Kazakhstan has announced it will outline a new alphabet by the end of this year as the Central Asian nation plans to change from a Cyrillic-based script to Latin.
Kazakh Minister of Education and Science Erlan Saghadiev told reporters in Astana on July 26 that a special commission established on April 13 was working on creating "the most appropriate" variant of the Latin-based alphabet for the Kazakh language.
Saghadiev said over 500 classes in schools across the country will be taught in English from September.
Kazakh President Nursultan Nazarbaev has ordered that all publications, documents, and street signs switch from Cyrillic to Latin by 2025.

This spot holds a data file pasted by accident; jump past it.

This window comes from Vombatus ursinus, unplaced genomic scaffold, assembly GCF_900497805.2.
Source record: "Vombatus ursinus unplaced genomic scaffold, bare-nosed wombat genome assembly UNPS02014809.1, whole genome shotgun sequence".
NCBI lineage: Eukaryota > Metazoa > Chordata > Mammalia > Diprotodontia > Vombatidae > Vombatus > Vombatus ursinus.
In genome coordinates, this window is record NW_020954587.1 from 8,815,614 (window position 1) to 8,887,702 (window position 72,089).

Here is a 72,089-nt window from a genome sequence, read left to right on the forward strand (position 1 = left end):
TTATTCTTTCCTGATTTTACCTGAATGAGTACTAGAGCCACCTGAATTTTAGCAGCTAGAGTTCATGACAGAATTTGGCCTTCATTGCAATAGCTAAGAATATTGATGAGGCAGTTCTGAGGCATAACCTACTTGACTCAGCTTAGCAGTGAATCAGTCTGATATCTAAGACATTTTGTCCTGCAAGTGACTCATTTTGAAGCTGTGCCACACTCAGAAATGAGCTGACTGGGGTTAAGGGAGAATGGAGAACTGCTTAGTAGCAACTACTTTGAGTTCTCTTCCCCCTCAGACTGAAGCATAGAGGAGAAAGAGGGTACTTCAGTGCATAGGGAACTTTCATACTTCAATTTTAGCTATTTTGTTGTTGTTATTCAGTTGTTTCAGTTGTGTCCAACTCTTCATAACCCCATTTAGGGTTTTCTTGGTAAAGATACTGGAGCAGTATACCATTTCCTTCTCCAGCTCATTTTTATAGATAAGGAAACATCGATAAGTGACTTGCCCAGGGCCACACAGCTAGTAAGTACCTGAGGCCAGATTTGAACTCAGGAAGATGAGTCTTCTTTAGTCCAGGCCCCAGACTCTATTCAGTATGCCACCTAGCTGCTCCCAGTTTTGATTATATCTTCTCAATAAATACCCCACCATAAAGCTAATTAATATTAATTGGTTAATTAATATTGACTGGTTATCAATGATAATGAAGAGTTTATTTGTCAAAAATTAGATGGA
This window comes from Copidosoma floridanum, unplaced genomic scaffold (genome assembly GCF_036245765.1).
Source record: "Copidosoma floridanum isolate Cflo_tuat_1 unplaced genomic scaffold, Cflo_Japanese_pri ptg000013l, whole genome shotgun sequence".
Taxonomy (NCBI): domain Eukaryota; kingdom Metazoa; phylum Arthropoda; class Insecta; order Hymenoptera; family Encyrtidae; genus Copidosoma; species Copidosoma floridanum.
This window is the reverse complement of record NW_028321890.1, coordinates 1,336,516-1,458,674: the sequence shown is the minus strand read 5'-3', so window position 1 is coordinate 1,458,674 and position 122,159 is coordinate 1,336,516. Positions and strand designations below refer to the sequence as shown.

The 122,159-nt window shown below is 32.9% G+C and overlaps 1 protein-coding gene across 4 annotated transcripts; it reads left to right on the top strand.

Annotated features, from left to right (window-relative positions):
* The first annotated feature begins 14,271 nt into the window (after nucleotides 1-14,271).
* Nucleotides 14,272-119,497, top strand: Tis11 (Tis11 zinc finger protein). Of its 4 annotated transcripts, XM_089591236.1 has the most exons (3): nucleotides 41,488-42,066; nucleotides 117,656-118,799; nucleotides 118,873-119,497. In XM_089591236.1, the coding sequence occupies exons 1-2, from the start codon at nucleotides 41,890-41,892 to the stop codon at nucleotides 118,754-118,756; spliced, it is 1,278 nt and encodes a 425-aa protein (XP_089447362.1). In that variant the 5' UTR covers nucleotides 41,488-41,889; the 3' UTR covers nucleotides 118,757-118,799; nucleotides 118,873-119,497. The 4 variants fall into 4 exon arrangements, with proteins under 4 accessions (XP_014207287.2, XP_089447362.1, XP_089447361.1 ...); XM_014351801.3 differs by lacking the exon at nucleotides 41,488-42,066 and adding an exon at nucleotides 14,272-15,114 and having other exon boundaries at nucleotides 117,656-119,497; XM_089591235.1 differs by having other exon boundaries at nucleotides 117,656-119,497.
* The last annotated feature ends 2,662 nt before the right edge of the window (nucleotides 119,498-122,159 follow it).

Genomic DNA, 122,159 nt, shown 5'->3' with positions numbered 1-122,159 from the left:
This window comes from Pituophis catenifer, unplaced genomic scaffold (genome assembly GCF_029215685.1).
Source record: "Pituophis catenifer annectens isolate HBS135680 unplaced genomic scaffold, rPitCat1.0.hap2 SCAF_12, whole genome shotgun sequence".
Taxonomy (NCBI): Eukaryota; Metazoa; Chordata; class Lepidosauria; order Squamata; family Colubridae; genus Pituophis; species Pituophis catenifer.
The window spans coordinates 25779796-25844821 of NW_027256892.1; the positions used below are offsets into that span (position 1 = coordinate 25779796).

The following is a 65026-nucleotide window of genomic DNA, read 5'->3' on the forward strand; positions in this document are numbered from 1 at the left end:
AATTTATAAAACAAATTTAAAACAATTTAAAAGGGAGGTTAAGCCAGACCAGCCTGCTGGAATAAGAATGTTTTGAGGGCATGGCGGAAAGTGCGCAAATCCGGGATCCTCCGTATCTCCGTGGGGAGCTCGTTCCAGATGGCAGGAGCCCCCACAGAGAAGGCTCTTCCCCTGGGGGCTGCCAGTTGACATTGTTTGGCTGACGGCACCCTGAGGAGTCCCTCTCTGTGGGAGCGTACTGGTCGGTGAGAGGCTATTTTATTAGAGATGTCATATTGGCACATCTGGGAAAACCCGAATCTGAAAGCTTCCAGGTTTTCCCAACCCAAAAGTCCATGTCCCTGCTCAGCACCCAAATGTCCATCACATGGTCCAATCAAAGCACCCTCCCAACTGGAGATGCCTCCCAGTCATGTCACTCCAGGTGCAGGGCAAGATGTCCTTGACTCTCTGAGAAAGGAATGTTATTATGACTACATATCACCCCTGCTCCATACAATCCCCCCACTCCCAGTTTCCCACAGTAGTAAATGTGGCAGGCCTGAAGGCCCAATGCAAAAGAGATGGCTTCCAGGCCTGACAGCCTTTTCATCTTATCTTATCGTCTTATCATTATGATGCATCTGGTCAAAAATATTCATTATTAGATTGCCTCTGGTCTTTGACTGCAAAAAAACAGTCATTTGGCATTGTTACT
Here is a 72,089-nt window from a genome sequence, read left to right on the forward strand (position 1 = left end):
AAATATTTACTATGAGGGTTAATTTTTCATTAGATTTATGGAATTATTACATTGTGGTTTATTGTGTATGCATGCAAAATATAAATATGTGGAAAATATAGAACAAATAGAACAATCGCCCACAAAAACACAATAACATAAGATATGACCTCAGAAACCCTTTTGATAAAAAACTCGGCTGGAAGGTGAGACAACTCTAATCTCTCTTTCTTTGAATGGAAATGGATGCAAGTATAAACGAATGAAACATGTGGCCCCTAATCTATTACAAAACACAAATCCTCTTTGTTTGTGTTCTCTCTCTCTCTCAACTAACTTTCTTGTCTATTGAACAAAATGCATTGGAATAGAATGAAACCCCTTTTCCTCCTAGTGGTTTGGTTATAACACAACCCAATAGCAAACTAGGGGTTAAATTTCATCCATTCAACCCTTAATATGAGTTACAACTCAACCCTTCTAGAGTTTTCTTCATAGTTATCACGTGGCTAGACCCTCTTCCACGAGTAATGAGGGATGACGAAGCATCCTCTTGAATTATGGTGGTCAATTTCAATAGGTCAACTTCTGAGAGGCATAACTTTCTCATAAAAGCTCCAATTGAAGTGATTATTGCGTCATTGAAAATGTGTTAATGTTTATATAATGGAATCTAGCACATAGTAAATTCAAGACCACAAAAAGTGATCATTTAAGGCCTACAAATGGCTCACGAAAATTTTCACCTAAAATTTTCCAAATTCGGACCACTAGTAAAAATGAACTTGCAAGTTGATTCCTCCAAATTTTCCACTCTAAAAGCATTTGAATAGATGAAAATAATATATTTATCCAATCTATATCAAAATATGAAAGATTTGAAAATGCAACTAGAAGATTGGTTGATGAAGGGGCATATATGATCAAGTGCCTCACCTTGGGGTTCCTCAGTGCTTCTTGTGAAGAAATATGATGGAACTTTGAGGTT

The move is seen as an effort to emphasize Kazakh culture and distance the country from Russia.
The change marks a major shift in the former Soviet republic after its use of the Cyrillic-based alphabet for nearly 80 years.
In 1929, Soviet authorities replaced traditional Arabic-based alphabets used by Muslim minorities in the Soviet Union with Latin-based national alphabets. In 1940, the Latin alphabet was replaced with Cyrillic, the alphabet used in the Russian language.
Based on reporting by KazTAG, Kazinform, and Tengrinews